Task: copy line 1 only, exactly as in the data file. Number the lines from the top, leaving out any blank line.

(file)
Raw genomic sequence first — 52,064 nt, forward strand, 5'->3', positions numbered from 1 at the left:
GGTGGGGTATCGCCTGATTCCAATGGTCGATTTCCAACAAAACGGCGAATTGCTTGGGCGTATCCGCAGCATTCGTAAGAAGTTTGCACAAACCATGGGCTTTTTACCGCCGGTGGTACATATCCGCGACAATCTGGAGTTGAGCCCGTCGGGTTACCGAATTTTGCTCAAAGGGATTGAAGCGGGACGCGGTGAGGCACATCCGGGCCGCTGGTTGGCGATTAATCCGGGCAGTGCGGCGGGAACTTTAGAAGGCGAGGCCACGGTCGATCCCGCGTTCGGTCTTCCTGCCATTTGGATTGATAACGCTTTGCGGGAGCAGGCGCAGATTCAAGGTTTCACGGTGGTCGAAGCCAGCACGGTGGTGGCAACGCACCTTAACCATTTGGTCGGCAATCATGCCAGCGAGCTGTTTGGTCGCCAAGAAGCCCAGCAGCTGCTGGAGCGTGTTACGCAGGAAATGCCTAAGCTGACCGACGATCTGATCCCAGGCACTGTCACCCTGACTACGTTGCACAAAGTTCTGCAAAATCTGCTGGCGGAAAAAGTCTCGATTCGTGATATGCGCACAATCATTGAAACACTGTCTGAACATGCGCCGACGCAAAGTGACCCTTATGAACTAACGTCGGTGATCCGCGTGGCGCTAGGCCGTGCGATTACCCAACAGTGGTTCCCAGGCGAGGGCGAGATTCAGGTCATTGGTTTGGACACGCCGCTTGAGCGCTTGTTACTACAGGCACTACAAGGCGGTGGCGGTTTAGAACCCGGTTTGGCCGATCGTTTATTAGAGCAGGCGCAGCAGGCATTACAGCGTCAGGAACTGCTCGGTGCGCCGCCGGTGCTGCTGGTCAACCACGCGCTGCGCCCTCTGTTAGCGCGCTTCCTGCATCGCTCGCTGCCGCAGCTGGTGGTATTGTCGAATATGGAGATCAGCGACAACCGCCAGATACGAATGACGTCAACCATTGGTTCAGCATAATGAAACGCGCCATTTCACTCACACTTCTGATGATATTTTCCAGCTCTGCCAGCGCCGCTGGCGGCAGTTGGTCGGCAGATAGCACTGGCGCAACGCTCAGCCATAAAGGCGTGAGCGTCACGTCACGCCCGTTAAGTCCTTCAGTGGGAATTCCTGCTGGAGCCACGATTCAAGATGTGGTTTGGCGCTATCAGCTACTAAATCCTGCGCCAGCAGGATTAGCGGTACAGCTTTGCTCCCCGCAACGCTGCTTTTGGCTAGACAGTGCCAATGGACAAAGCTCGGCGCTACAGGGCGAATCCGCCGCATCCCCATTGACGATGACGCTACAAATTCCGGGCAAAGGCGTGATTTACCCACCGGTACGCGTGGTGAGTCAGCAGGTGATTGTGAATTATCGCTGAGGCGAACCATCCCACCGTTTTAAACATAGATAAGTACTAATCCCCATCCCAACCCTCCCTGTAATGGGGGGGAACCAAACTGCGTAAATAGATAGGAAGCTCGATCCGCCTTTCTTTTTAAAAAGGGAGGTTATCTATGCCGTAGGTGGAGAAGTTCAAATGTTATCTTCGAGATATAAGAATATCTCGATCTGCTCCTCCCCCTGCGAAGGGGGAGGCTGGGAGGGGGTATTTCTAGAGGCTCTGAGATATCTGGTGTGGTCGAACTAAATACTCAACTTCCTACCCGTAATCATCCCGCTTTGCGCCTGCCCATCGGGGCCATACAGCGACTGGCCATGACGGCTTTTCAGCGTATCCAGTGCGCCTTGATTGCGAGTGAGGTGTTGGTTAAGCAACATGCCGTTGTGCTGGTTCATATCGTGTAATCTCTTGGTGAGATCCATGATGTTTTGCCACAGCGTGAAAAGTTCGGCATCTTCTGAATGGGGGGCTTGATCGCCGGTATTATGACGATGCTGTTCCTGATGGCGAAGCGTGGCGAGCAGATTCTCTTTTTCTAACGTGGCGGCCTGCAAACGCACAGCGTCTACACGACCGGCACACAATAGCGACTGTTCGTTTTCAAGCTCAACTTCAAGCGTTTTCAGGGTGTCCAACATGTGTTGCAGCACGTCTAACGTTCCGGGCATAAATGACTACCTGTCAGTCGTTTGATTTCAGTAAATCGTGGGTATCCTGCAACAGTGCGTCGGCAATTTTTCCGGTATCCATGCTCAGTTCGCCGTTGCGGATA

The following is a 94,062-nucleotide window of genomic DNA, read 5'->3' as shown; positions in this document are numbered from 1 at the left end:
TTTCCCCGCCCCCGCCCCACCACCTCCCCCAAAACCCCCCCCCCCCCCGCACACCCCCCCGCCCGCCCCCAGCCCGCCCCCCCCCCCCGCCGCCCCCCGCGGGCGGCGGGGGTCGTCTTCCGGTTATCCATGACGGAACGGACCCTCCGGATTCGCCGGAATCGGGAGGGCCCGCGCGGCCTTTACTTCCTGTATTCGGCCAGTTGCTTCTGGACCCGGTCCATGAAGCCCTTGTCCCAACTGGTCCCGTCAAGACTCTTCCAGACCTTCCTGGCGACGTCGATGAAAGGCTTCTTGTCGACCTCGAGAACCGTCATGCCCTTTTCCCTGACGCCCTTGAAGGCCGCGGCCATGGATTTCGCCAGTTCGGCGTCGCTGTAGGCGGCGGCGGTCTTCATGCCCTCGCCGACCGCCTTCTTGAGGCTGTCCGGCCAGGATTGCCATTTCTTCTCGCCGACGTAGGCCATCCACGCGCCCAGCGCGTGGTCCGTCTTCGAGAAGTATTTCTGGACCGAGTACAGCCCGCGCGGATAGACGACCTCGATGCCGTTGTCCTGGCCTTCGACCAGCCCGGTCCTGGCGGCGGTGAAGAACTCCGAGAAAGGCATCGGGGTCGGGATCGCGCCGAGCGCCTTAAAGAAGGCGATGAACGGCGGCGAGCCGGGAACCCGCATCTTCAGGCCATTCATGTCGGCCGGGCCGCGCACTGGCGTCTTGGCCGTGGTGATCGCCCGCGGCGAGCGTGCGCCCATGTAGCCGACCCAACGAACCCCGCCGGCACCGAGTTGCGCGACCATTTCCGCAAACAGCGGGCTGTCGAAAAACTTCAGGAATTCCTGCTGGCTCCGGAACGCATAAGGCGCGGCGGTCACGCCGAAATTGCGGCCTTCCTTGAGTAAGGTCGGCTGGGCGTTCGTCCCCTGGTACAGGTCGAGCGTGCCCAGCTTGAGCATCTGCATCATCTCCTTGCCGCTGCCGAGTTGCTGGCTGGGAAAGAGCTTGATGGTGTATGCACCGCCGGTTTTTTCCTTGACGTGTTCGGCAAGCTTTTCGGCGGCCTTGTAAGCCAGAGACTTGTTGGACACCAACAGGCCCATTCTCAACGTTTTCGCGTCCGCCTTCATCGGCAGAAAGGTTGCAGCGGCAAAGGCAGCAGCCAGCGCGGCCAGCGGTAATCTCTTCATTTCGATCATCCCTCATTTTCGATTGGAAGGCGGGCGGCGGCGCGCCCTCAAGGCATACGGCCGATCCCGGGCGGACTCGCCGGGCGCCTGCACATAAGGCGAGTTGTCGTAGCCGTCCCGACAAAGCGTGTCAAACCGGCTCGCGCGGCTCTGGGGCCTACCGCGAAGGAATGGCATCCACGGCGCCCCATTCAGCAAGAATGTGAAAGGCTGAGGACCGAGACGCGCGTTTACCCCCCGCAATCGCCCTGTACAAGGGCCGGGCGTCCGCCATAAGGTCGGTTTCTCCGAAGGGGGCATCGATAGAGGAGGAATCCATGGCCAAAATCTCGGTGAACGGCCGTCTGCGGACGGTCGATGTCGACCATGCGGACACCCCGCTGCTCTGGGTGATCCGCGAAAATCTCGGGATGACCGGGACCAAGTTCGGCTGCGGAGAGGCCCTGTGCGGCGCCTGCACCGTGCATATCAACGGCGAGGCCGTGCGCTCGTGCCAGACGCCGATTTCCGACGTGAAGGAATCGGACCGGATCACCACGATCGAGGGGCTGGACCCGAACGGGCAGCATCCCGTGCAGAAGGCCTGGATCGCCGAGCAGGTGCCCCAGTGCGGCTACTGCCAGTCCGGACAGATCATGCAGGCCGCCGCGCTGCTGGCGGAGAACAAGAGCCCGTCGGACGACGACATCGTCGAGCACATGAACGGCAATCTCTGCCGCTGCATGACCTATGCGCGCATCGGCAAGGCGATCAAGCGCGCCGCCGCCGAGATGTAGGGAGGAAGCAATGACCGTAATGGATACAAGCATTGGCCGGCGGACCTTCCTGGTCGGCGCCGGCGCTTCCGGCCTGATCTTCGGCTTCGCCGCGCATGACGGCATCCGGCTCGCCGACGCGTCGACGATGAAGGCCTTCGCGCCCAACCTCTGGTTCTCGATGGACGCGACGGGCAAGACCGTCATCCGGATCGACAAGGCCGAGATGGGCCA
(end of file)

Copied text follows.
Raw genomic sequence first — 52,064 nt, forward strand, 5'->3', positions numbered from 1 at the left: